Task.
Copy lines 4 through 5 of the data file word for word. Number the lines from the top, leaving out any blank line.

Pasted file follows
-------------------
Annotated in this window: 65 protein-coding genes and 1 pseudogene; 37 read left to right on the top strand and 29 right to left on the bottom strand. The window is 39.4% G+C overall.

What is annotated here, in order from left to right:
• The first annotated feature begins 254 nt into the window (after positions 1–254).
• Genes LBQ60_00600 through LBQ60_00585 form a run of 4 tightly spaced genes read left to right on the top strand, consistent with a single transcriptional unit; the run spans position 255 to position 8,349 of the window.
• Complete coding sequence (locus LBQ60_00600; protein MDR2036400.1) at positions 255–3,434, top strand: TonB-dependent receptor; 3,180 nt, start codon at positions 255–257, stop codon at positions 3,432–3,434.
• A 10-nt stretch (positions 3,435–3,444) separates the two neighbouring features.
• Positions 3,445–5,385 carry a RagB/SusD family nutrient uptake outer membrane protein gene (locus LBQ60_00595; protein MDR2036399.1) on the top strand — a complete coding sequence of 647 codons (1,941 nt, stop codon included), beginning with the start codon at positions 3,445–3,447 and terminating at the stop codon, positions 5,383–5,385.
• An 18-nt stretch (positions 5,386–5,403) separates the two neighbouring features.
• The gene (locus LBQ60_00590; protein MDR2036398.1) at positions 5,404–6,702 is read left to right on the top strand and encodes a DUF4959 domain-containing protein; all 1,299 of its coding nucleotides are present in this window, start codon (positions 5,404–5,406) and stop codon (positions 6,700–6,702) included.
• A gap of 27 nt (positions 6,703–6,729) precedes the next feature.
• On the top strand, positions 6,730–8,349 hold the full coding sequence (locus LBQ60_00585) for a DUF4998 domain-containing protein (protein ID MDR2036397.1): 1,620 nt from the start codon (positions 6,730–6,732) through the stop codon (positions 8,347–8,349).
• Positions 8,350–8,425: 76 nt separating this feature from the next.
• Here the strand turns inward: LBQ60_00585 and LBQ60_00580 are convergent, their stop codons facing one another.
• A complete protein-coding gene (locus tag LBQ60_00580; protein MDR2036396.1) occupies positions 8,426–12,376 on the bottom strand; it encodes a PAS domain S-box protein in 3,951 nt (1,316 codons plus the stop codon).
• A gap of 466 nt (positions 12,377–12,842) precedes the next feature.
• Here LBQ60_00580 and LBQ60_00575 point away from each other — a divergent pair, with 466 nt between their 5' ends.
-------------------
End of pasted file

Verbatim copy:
• Genes LBQ60_00600 through LBQ60_00585 form a run of 4 tightly spaced genes read left to right on the top strand, consistent with a single transcriptional unit; the run spans position 255 to position 8,349 of the window.
• Complete coding sequence (locus LBQ60_00600; protein MDR2036400.1) at positions 255–3,434, top strand: TonB-dependent receptor; 3,180 nt, start codon at positions 255–257, stop codon at positions 3,432–3,434.